When Will Americans Stop Hating and Love the Maid Café?

by Justin Sevakis,

Michael asks:

I live in Ohio and recently a small group of people scheduled a maid cafe to be held in a suburb here. They rented out a cafe to use during its off hours and sold tickets, got everything setup, etc. On the day of the event, the owner saw them setting up and also saw two older gentlemen coming in for the maid cafe and called it off. This caused several articles to be published both in local newspapers and on the internet which made the event sound like nothing more than a pedophilia convention. As result, the group's Facebook page and comments on the press were full of hate, negativity, insults and harassment. I guess my question is, do you think this will ever change? Will the public at large ever be more tolerable of otaku culture or will things like maid cafes have to remain in our little bubble kept away from the eyes of the mainstream public?

Maid cafés can be a fun place for both the girls that want to experiment with dressing up and role playing, and the guys that love them for it. But the concept is not one that fits naturally within the context of America, and to an outside eye, looks a lot more like a regressive place where girls act subservient and get skeeved on. It's a very foreign concept, and being that it's deeply rooted in fantasy role-play, one that probably doesn't have a lot of mainstream potential. As such, when trying to introduce the concept to the general public, you have to be VERY, VERY careful. And this whole mess seems like a case study in what not to do when attempting such a feat.

From what I was able to ascertain from the news reports (which you can read here, here, here and here) the organizer of this event made several mistakes, the big one being not effectively communicating to the owner of the café what, exactly, would be going on there. People get very protective of young girls, and had the owner known exactly what opening up a pop-up maid café would entail, she probably would've said no from the start. Maybe that wouldn't have been what the organizer wanted to hear, but it would've prevented this whole mess in the first place.

I think the real question we should be asking is, do maid cafés really have a place in America at all? To be honest, I'm not sure they do. Even in Japan, they're not exactly mainstream -- they're mostly found in nerdy places like Akihabara in Tokyo and Den-Den Town in Osaka. And if we look beyond the role-playing and fantasy elements, they are essentially a place for lonely guys to pay to be doted upon by cute girls. Japan already had a ton of hostess bars (and far, far worse), so when maid cafés became a thing in the mid 2000s, and they seemed comparatively innocent. That said, they are still a place where girls dress up and fulfill guys' fetish fantasies. They may not be a big deal, but they're still not a place most parents would want their daughters working.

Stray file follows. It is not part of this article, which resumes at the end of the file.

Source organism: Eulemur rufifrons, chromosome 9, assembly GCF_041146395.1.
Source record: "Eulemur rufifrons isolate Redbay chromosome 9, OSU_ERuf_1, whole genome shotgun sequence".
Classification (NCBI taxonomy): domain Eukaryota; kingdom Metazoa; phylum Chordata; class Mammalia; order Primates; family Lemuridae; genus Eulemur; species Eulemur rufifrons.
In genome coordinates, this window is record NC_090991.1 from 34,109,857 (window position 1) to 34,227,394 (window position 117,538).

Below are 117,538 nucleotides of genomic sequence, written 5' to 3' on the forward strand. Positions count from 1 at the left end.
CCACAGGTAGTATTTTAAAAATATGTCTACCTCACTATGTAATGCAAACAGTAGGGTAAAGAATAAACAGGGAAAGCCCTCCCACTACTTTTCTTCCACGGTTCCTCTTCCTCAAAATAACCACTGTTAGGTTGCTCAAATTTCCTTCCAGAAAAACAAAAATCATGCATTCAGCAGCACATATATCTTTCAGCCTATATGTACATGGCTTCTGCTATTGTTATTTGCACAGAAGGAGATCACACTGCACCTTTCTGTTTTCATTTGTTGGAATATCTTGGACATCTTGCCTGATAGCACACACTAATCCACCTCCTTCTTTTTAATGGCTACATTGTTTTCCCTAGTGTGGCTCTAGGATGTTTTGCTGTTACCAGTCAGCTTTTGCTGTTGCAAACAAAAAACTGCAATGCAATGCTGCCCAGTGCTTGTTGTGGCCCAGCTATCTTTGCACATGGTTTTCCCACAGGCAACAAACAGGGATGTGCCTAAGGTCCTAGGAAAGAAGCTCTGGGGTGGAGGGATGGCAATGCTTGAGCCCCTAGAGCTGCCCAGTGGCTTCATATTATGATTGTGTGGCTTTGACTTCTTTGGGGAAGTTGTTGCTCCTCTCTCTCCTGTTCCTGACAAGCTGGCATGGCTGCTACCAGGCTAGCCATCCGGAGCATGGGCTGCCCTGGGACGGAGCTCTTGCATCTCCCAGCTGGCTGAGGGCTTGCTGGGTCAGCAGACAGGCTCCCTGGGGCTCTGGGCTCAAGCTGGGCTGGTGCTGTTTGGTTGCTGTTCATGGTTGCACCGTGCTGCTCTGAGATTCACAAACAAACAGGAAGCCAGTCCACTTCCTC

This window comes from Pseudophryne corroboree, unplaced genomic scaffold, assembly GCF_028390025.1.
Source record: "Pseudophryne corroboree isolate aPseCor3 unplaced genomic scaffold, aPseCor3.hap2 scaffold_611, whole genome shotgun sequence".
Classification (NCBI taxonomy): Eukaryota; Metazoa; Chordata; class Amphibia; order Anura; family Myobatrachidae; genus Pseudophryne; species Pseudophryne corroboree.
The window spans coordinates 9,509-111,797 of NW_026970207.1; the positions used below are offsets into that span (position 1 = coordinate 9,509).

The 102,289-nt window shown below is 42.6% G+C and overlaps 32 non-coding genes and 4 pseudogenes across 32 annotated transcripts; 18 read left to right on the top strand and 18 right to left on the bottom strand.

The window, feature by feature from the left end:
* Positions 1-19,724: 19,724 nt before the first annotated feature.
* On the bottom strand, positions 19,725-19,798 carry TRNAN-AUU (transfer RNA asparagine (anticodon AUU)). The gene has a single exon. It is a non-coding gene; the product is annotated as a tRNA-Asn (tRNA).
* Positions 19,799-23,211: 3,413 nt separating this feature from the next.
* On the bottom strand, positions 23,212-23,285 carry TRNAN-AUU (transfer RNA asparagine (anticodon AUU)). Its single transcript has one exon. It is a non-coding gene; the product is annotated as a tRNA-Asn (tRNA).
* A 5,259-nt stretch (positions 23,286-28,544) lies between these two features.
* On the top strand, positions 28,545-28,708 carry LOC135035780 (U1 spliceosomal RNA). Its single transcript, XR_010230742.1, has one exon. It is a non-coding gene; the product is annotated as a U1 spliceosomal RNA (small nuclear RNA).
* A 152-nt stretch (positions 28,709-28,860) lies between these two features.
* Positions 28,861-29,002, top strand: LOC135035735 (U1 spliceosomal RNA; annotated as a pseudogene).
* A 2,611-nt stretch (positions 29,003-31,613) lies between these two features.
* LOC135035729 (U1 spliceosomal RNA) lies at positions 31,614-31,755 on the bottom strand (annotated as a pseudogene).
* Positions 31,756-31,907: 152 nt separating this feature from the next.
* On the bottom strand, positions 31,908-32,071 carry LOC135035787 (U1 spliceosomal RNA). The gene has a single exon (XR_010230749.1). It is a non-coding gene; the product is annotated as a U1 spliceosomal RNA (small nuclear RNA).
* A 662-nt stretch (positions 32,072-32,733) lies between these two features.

Now take that idea and put that in America, with its more conservative attitudes about sex and its constant (and justifiable) concerns about sexual predators. Our guys are a lot less shy and reserved than they are in Japan. We also have a huge problem with untreated mental illness that meshes rather terrifyingly with a large ex-prison population. Suddenly the idea just FEELS a lot more dangerous, even though it might not be. If I had a teenaged daughter (I obviously don't) I would probably be okay with letting her take part in a maid café at a convention, with its security team and its police presence and its large lawsuit-cognicent organizing board. But at an open-to-the-public thing in a quiet midwest suburb with no on-hand security? HELL no.

I don't mean to cast aspersions on anybody taking part or wanting to take part in a maid café, or their parents. It's easy to stand on principle over something that doesn't interest you in the slightest. (I mean, my fantasies involve oddly cuddly Abercrombie models serving me Korean BBQ while we watch Mamoru Oshii movies, not girls in frilly french maid outfits playing games with me over tea.) That said, I don't think that disqualifies me from saying that the concerns are real, even if the way they came about in this case were overblown.

As for this story, I'm not taking anyone's account at face value. The café owner literally filed a police report, which is just ridiculous. The organizer stated to local media that the maid costumes she intended the staff to wear were plain, dowdy knee-length maid uniforms, which I'm not buying for a second. And then once the local media got involved, it was all internet pitchforks from there on out. Because local TV news websites are where the pearl-clutching middle-aged sanctimony squad likes to fester.

And you ask me if there's any reason you should hope this would change? I'd say the problem isn't America hating on otaku, the problem is that we're reacting to all of this like Americans. Everyone in this story has acted either self-righteous, closed-minded or supremely lacking in self-awareness. This is what happens when otaku don't take into account that they're in America, and that otaku interests can look really weird and oversexed when you're not part of it. And this is what happens when the other side overreacts and freaks out on them.

That's not going away. That's a tale as formulaic and repeatable as your average Marvel movie.

Thank you for reading Answerman!

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Anime News Network founder Justin Sevakis wrote Answerman between July 2013 and August 2019, and had over 20 years of experience in the anime business at the time. These days, he's the owner of the video production company MediaOCD, where he produces many anime Blu-rays. You can follow him on Twitter at @worldofcrap.

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